5 Warnings on Home Energy Score Improvements

portland home energy score warnings

Two years into the Portland home energy score policy, it’s not hard to get advice on what to do to improve your score. Portland homeowners are adding insulation, sealing up gaps and cracks, even adding solar panels or upgrading windows to see a bump in the numbers. 

Could it be we’re losing sight of the bigger picture? There are issues with older Portland homes that the Home Energy Score policy does not address — and, in fact, by filling walls and stopping the movement of air through a home, could be making things worse. Read on for our Top 5 issues that could come up when you perform efficiency upgrades, and what to do about them.

1. Moisture: Too much of a good thing?

Portland’s climate is damp. In fact, our average relative humidity is similar to Orlando and New Orleans! Not only that, but many household activities — showering, cooking, growing indoor plants — generate additional moisture that can get trapped in the home. 

The good news is that most older Portland homes are good at breathing. Unfortunately, when they release moisture, they also release heat, and most of the recommended Home Energy Score improvements involve stopping heat from leaving the home. When you add attic insulation or seal gaps and cracks in walls, you’re blocking moisture’s path out of the house. 

How worried should you be about moisture? It may feel nice on the skin, but moisture in your Portland home can cause all kinds of problems, from dust mites to water stains. The biggest concern for your home is mold. It can grow just about anywhere and cause thousands of dollars in damage — either for you or for the next owner of the home. Do the right thing and make sure you’re not causing moisture buildup in your Portland home when you seal it for energy efficiency. Install vents and be sure you’re not blocking existing vents when you add attic insulation. Talk to a contractor about installing moisture barriers when you add insulation to places that are moisture-prone, like the basement.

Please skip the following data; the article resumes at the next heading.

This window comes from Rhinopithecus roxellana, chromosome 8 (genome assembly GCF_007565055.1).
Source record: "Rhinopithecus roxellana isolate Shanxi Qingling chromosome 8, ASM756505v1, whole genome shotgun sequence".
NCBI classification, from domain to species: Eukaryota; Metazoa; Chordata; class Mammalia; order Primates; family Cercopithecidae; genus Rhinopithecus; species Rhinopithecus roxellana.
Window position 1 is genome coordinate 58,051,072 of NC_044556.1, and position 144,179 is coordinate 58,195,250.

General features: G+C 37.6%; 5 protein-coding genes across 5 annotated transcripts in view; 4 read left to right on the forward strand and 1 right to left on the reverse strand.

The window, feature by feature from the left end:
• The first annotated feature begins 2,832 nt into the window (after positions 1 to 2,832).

2. Asbestos: Leave it alone or call the pros

Home experts say that any building constructed before the 1990s in Portland has some chance of containing asbestos, a naturally occurring mineral with disastrous health effects for those who come in contact with it. Because it’s a good insulating material, builders used asbestos in ceilings, insulation, tiles and as insulation around pipes and ducts — before the risks were fully understood. Even today, the standard advice is to leave asbestos alone if it’s in your home, because it’s only dangerous if the particles become airborne. 

However, performing home energy score upgrades often require the homeowner to tear into walls or ceilings, or remove duct insulation. Be aware that some of these materials could contain asbestos. Things to look out for are paper linings around ductwork, popcorn ceilings, and grey-colored insulation with a fibrous structure.